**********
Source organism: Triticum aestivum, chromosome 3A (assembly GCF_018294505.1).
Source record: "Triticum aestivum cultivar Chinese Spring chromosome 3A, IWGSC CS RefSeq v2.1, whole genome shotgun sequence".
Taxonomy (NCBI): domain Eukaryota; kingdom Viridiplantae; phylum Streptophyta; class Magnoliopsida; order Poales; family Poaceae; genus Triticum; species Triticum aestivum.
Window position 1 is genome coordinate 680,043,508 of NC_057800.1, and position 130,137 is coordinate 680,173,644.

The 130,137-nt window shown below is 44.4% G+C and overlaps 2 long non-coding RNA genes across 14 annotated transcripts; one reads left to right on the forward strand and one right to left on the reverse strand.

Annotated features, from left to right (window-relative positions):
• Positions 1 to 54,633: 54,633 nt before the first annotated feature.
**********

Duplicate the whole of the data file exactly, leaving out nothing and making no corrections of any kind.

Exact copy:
Source organism: Triticum aestivum, chromosome 3A (assembly GCF_018294505.1).
Source record: "Triticum aestivum cultivar Chinese Spring chromosome 3A, IWGSC CS RefSeq v2.1, whole genome shotgun sequence".
Taxonomy (NCBI): domain Eukaryota; kingdom Viridiplantae; phylum Streptophyta; class Magnoliopsida; order Poales; family Poaceae; genus Triticum; species Triticum aestivum.
Window position 1 is genome coordinate 680,043,508 of NC_057800.1, and position 130,137 is coordinate 680,173,644.

The 130,137-nt window shown below is 44.4% G+C and overlaps 2 long non-coding RNA genes across 14 annotated transcripts; one reads left to right on the forward strand and one right to left on the reverse strand.

Annotated features, from left to right (window-relative positions):
• Positions 1 to 54,633: 54,633 nt before the first annotated feature.